Grace Turner first walked across a stage at 13.

As an eighth-grader, Grace sprouted above many of her classmates. Her mother gave her a nudge toward the Miss Wyoming Teen USA competition, a push to help her gain confidence and get comfortable with her new height.

“I thought it would be a great opportunity for her to realize that she can be confident and beautiful — and also play basketball and ride horses and work at the ranch,” Grace’s mom, Laura, said. “I love that fact that they place so much emphasis on the interview and speaking intelligently.”

Though she didn’t take the crown that year — “I was like a baby in the system,” Turner said — she kept at it. She competed again at 14, then 15, taking a break to focus on basketball. Last year she jumped back in for the last year she qualified, and in September, she was crowned Miss Wyoming Teen USA, rising to the top of 30-some competitors judged in three categories: active wear, evening gown and an interview.

While work goes into the two former categories — she worked out with personal trainers and learned how to walk in heels (“When I wear 5-inch heels, I’m 6-foot-6”) — the interview is what she hangs her crown on, she said.

Last year competitors were asked to describe their hardest decision. In her speech she detailed her choice to be with her grandmother as she died last spring.

“It’s a big deal being in there when someone passes away. It’s tough,” she said. “It was such a heavy and emotional decision for me just to be in the room, knowing her my whole life. It really did leave an impact.”

She had practiced the speech, as she practiced many questions with her mom, learning “it’s really important to know what you’re going to say.

“If you speak without thinking, it really never ends well,” she said.

She credits her pageant work for building her public speaking skills.

“I was really not confident at all,” Turner said. “I think today kids are not great at speaking because of cellphones and social media. We can hide behind our screens.”

Public speaking is also largely what the crowned Miss Teen does during her reign, traveling the state to lend a hand for service projects and promoting the pageant. Turner identified combating hunger as an interest while competing, and has since traveled with the Wyoming Food Bank around the state.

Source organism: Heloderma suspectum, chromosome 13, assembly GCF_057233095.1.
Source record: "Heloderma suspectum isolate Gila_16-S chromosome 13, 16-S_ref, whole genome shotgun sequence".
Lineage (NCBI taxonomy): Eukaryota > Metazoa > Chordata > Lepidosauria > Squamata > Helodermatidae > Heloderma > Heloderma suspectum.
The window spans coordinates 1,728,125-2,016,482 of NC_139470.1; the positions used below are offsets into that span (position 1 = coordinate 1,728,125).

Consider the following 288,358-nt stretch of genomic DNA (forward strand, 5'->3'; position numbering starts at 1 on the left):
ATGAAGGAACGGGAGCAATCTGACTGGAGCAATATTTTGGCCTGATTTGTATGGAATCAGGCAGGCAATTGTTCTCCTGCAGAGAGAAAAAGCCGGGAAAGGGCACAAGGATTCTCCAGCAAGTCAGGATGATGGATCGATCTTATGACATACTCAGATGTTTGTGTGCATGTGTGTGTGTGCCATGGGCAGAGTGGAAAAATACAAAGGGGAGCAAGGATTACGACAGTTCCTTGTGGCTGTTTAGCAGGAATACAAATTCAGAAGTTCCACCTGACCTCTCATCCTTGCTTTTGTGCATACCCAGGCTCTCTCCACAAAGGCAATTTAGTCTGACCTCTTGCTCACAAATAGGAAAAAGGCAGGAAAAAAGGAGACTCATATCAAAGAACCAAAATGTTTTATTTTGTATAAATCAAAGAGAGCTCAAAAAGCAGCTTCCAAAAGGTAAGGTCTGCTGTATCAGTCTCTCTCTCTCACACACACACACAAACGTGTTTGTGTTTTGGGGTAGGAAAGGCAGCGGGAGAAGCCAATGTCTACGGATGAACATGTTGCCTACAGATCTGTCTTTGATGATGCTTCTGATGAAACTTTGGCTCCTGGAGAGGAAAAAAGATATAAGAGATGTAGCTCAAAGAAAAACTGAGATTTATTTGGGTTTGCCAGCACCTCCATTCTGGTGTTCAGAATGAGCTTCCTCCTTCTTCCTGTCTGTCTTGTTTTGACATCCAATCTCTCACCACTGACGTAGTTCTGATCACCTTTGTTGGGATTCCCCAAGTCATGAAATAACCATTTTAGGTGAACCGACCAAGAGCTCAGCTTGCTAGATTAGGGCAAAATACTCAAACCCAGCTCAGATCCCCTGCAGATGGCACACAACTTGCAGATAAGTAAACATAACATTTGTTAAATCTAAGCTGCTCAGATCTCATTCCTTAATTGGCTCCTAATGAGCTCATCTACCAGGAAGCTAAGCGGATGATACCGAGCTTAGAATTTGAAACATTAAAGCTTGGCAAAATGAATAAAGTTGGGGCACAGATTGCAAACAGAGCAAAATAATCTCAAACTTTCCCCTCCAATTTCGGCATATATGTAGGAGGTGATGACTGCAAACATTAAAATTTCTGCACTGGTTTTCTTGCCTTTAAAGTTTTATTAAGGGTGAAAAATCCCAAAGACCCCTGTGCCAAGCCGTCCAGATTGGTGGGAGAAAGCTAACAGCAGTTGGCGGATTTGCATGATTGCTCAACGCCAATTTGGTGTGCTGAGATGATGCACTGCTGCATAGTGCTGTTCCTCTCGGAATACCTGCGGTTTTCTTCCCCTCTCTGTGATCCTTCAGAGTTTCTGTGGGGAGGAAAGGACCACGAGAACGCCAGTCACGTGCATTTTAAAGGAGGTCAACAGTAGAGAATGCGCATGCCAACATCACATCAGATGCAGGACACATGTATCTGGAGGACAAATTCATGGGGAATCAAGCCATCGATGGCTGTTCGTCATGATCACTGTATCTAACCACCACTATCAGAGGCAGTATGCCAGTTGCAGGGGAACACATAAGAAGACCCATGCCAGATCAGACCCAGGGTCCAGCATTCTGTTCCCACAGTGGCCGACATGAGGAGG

Though she knows the pageant circuit well, she’s probably still best known for her life off the stage. The Jackson Hole High School senior has long been a dedicated part of the Broncs girls basketball team and a dominating presence on the court.

“Other than having a week where she had to be at some kind of Miss Wyoming Teen practice, you’d never know she was doing that,” Jackson Hole High School girls basketball coach Sean Shockey said. “She doesn’t flaunt it … she just comes to practice and works hard and gives us everything she had that day. That’s just another thing she’s got to do after practice.”

She’s also known for her ranch roots, as “the ranch girl who works at Triangle X.”

The granddaughter of Harold and Berniece Turner, she spends much of her summer at the family dude ranch in Grand Teton National Park. When not at Triangle X she was often found at the Pinto Ranch, a cattle ranch owned by her maternal grandma, the late Carol Curran, and Curran’s brother, Ernie Cockrell.

Being part of a long line of dude ranching entertainment may have encouraged her love of guitar and added to her interest in singing, a gift she inherited from her mother.

In 2020 she’ll surrender her crown — well, the title; she gets to keep her crown — to the next Miss Wyoming Teen USA. She’s not sure if she’ll compete in the next step up, Miss Wyoming USA.

“It’s definitely something I wouldn’t want to pass the opportunity on, but I think I would want to be older,” she said.

“I’m a competitive person,” she said with a smile. “I like to compete. I’m not afraid to say that.”

For now she has her sights set on her freshman year of college at the University of Wyoming, where she plans to study nursing. She also has been enjoying her crown, something she admits she sometimes wears around the house.

— Sports Editor Chance Q. Cook contributed to this story

Contact Melissa Cassutt at 732-7076 or

Deputy Editor

Melissa Cassutt’s job should come with a badge. Regrettably, it does not. She oversees Valley, Scene and special projects. She also writes features, mostly about people but often dogs. Send story tips and pet pictures.

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